Roasted Delicata Squash
You don't have to peel delicata squash to make these roasted squash slices. Serve warm as a side dish, or at room temp as a snack with a spicy aioli dipping sauce.
Spätzle (aka Spaetzle)
Apparently spätzle translates to little swallows in German, which makes a lot of sense when you consider their shape. These micro-dumplings cook in a just a few minutes, and are great plain with browned butter or topped with slowly braised meat.
Fast and Easy Creamed Spinach
This is a little easier, a little quicker, a little more contemporary, and believe it or not, a little lighter than traditional creamed spinach. Have all your ingredients ready to go ahead of time. It's a classic steak side dish.
Farro with Wild Mushrooms
We don't get to eat a lot of food that's identical to what the ancient Romans would have eaten, which is one of the things that makes farro so fun. They must have had mushrooms and fermented cream back then, so it's easy to imagine Cleopatra and Mark Antony enjoying this dish.
Chef John's Baked Acorn Squash
I like how this tastes, but scoring the squash with a knife before baking really makes for a great presentation. It also allows the simple but delicious glaze to penetrate nice and deep.
Chef John's Roasted Brussels Sprouts
This makes a very nice side dish to your holiday feast, and I can't think of a main course, especially one made from some type of succulent animal, that this wouldn't pair wonderfully with.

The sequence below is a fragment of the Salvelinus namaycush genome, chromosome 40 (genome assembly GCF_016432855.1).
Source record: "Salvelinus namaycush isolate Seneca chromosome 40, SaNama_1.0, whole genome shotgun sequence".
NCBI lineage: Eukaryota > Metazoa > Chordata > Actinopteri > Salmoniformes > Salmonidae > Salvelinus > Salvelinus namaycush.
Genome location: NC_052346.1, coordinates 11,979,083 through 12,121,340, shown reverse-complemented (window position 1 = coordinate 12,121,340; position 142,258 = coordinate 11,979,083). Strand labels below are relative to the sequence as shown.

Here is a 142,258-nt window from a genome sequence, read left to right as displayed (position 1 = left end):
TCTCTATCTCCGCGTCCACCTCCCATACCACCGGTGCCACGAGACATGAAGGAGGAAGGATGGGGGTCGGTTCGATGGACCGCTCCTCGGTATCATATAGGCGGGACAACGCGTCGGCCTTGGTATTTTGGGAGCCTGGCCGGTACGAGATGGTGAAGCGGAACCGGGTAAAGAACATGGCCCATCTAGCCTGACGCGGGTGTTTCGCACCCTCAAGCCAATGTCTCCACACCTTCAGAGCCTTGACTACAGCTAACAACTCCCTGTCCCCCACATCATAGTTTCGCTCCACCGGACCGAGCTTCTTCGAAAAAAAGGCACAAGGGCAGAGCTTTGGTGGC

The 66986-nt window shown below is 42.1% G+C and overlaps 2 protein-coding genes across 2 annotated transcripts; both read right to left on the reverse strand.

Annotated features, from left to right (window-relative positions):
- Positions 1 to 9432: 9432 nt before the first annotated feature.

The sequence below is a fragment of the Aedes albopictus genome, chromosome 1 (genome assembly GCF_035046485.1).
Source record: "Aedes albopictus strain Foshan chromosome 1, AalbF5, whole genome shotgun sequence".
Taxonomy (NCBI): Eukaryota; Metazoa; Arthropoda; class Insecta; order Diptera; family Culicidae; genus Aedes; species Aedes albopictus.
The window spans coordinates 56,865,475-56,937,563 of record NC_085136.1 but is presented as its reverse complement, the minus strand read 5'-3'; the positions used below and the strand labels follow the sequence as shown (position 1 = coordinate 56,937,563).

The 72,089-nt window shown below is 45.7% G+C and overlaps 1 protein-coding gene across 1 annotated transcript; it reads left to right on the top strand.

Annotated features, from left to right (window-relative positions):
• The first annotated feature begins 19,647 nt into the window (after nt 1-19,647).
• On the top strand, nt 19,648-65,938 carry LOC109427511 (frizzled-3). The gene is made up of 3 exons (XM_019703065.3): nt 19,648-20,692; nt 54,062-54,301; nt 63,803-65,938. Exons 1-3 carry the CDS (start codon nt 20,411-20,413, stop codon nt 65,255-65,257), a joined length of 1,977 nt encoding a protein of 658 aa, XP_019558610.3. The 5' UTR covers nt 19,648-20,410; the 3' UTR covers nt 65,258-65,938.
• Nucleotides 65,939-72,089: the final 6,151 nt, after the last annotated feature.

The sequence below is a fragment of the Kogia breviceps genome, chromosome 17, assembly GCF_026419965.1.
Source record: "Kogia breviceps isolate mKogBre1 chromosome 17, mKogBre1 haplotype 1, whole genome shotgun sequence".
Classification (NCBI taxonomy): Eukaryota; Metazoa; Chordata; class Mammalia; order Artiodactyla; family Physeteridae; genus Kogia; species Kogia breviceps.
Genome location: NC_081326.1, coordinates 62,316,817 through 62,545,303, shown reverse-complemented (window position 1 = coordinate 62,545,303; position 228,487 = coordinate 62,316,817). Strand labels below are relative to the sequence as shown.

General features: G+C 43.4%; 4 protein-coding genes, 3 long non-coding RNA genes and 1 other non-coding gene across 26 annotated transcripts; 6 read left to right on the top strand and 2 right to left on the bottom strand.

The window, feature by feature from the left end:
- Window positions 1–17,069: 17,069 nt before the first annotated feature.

Here's my version of what's often called 'the San Francisco treat,' although the next time I see this served here will be the first time. I used real chicken broth and a variety of seasonings.
Braised Black Lentils
Braised black lentils, also known as beluga lentils, since they resemble the most prized of all caviar varieties, make up one of my favorite side dishes.
Baked "Fried" Rice
If you don't have cold leftover rice around, this easy oven method will produce something very similar to the classic fried rice, with the perfect texture every time. Just like rice pilaf, the grains of rice get coated in fat before absorbing the cooking liquid, ensuring plump, tender, separate grains with no sticky clumps. Just adjust cooking time if using a different kind of rice or pan size. Garnish with green onions and serve with a runny poached egg on top if desired.
Sweet Potato Souffles
It's a universal fact that people love puffy food, souffles being one of most versatile. As long as you don't knock all the air out of the egg whites in the batter, not much can actually go wrong. Since mashed sweet potato is the base, these souffles are even easier than the traditional method that requires a saucy base. They'll deflate quickly after exiting the oven, so hurry and snap those photos! Serve with cayenne-seasoned maple syrup if you like.
How to Make Perfect Polenta
Polenta is nothing more than coarsely ground cornmeal. The classic ratio is 1 part polenta to 4 parts water, but I like to measure the polenta just a little scant of a full cup. I often use chicken broth instead of water. It's a perfect base for any kind of saucy meat or mushroom ragout.